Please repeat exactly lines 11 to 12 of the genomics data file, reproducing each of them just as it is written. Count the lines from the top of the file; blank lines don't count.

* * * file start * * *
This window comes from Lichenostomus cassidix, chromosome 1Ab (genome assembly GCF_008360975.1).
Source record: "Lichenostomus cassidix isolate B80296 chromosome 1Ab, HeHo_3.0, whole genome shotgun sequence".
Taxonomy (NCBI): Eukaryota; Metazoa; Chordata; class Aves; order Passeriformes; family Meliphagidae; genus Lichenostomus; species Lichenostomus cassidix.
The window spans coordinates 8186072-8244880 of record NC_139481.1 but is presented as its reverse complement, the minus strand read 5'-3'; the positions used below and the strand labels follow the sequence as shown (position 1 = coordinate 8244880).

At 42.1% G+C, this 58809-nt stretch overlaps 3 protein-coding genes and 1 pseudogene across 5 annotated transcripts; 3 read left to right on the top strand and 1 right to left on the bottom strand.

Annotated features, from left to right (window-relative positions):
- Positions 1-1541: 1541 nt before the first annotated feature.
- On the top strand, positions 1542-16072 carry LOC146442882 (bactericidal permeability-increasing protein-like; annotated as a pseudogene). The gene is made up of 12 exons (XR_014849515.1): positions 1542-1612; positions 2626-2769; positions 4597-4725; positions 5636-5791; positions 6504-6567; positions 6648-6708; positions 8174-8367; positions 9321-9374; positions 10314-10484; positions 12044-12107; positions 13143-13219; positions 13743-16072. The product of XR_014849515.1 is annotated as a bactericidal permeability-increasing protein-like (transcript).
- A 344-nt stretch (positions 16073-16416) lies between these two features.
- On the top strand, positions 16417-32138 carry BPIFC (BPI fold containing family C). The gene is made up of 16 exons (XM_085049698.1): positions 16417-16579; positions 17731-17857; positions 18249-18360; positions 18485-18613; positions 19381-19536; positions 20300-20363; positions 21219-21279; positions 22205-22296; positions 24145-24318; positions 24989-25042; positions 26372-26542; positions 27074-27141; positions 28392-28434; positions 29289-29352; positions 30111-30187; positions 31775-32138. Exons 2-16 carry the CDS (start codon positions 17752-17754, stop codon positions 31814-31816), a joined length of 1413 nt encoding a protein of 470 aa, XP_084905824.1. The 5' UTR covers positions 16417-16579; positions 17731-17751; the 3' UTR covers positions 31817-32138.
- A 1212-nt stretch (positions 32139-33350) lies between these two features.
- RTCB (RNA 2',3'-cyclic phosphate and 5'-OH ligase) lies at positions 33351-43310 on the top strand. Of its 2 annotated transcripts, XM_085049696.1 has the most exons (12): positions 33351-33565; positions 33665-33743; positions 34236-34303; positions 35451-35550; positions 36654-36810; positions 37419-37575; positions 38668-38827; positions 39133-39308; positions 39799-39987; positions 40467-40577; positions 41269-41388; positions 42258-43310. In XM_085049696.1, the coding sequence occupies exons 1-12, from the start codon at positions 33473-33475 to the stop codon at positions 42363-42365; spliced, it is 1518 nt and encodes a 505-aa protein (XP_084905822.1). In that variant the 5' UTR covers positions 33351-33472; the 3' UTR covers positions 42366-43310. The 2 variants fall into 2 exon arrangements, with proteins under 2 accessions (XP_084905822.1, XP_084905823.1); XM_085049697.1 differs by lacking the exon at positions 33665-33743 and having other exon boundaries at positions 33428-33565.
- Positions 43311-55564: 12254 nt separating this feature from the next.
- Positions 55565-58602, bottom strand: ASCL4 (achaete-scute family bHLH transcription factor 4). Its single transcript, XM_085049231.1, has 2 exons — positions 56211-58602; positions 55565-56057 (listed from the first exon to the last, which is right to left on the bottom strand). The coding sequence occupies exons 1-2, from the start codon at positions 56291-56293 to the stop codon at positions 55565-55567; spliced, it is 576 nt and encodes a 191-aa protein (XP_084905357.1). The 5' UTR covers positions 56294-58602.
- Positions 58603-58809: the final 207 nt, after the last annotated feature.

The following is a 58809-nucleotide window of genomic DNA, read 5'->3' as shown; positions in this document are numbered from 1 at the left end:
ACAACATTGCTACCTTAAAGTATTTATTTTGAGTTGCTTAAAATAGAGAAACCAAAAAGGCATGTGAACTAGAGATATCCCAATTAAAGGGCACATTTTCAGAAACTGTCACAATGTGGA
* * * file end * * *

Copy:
- A 1212-nt stretch (positions 32139-33350) lies between these two features.
- RTCB (RNA 2',3'-cyclic phosphate and 5'-OH ligase) lies at positions 33351-43310 on the top strand. Of its 2 annotated transcripts, XM_085049696.1 has the most exons (12): positions 33351-33565; positions 33665-33743; positions 34236-34303; positions 35451-35550; positions 36654-36810; positions 37419-37575; positions 38668-38827; positions 39133-39308; positions 39799-39987; positions 40467-40577; positions 41269-41388; positions 42258-43310. In XM_085049696.1, the coding sequence occupies exons 1-12, from the start codon at positions 33473-33475 to the stop codon at positions 42363-42365; spliced, it is 1518 nt and encodes a 505-aa protein (XP_084905822.1). In that variant the 5' UTR covers positions 33351-33472; the 3' UTR covers positions 42366-43310. The 2 variants fall into 2 exon arrangements, with proteins under 2 accessions (XP_084905822.1, XP_084905823.1); XM_085049697.1 differs by lacking the exon at positions 33665-33743 and having other exon boundaries at positions 33428-33565.